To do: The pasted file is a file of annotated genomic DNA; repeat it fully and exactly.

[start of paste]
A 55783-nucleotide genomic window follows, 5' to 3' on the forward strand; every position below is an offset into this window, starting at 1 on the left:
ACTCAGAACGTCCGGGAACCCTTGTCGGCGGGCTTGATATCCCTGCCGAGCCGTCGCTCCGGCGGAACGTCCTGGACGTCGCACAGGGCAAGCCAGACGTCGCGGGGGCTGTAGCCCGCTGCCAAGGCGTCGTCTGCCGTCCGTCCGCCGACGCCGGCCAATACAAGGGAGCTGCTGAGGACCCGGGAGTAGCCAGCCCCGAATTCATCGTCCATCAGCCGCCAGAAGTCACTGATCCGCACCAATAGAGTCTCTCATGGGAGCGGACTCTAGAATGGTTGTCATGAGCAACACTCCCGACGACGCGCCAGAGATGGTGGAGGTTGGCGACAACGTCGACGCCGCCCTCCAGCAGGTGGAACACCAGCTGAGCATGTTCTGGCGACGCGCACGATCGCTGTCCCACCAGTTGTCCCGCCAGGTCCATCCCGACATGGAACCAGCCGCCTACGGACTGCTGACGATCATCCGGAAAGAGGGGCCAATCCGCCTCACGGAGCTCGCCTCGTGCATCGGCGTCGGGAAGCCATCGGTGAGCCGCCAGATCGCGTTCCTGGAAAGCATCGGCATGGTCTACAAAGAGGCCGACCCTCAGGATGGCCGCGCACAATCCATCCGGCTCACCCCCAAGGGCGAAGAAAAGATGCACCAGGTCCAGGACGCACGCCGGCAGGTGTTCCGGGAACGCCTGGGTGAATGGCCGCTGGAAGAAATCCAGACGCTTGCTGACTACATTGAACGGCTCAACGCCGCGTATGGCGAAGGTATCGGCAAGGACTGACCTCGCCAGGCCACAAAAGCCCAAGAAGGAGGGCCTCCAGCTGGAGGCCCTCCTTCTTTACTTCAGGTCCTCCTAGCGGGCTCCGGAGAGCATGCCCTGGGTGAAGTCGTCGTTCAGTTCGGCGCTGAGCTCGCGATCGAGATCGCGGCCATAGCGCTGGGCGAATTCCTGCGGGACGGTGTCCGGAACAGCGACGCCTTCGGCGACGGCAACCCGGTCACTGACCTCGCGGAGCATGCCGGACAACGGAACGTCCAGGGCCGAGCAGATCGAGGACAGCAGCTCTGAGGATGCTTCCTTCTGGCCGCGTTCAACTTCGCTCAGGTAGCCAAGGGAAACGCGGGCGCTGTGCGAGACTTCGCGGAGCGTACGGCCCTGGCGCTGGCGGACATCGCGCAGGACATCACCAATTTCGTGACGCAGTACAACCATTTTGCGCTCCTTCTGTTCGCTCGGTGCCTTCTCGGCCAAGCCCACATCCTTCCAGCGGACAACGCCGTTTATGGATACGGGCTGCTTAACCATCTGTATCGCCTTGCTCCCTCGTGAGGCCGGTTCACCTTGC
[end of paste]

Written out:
A 55783-nucleotide genomic window follows, 5' to 3' on the forward strand; every position below is an offset into this window, starting at 1 on the left:
ACTCAGAACGTCCGGGAACCCTTGTCGGCGGGCTTGATATCCCTGCCGAGCCGTCGCTCCGGCGGAACGTCCTGGACGTCGCACAGGGCAAGCCAGACGTCGCGGGGGCTGTAGCCCGCTGCCAAGGCGTCGTCTGCCGTCCGTCCGCCGACGCCGGCCAATACAAGGGAGCTGCTGAGGACCCGGGAGTAGCCAGCCCCGAATTCATCGTCCATCAGCCGCCAGAAGTCACTGATCCGCACCAATAGAGTCTCTCATGGGAGCGGACTCTAGAATGGTTGTCATGAGCAACACTCCCGACGACGCGCCAGAGATGGTGGAGGTTGGCGACAACGTCGACGCCGCCCTCCAGCAGGTGGAACACCAGCTGAGCATGTTCTGGCGACGCGCACGATCGCTGTCCCACCAGTTGTCCCGCCAGGTCCATCCCGACATGGAACCAGCCGCCTACGGACTGCTGACGATCATCCGGAAAGAGGGGCCAATCCGCCTCACGGAGCTCGCCTCGTGCATCGGCGTCGGGAAGCCATCGGTGAGCCGCCAGATCGCGTTCCTGGAAAGCATCGGCATGGTCTACAAAGAGGCCGACCCTCAGGATGGCCGCGCACAATCCATCCGGCTCACCCCCAAGGGCGAAGAAAAGATGCACCAGGTCCAGGACGCACGCCGGCAGGTGTTCCGGGAACGCCTGGGTGAATGGCCGCTGGAAGAAATCCAGACGCTTGCTGACTACATTGAACGGCTCAACGCCGCGTATGGCGAAGGTATCGGCAAGGACTGACCTCGCCAGGCCACAAAAGCCCAAGAAGGAGGGCCTCCAGCTGGAGGCCCTCCTTCTTTACTTCAGGTCCTCCTAGCGGGCTCCGGAGAGCATGCCCTGGGTGAAGTCGTCGTTCAGTTCGGCGCTGAGCTCGCGATCGAGATCGCGGCCATAGCGCTGGGCGAATTCCTGCGGGACGGTGTCCGGAACAGCGACGCCTTCGGCGACGGCAACCCGGTCACTGACCTCGCGGAGCATGCCGGACAACGGAACGTCCAGGGCCGAGCAGATCGAGGACAGCAGCTCTGAGGATGCTTCCTTCTGGCCGCGTTCAACTTCGCTCAGGTAGCCAAGGGAAACGCGGGCGCTGTGCGAGACTTCGCGGAGCGTACGGCCCTGGCGCTGGCGGACATCGCGCAGGACATCACCAATTTCGTGACGCAGTACAACCATTTTGCGCTCCTTCTGTTCGCTCGGTGCCTTCTCGGCCAAGCCCACATCCTTCCAGCGGACAACGCCGTTTATGGATACGGGCTGCTTAACCATCTGTATCGCCTTGCTCCCTCGTGAGGCCGGTTCACCTTGC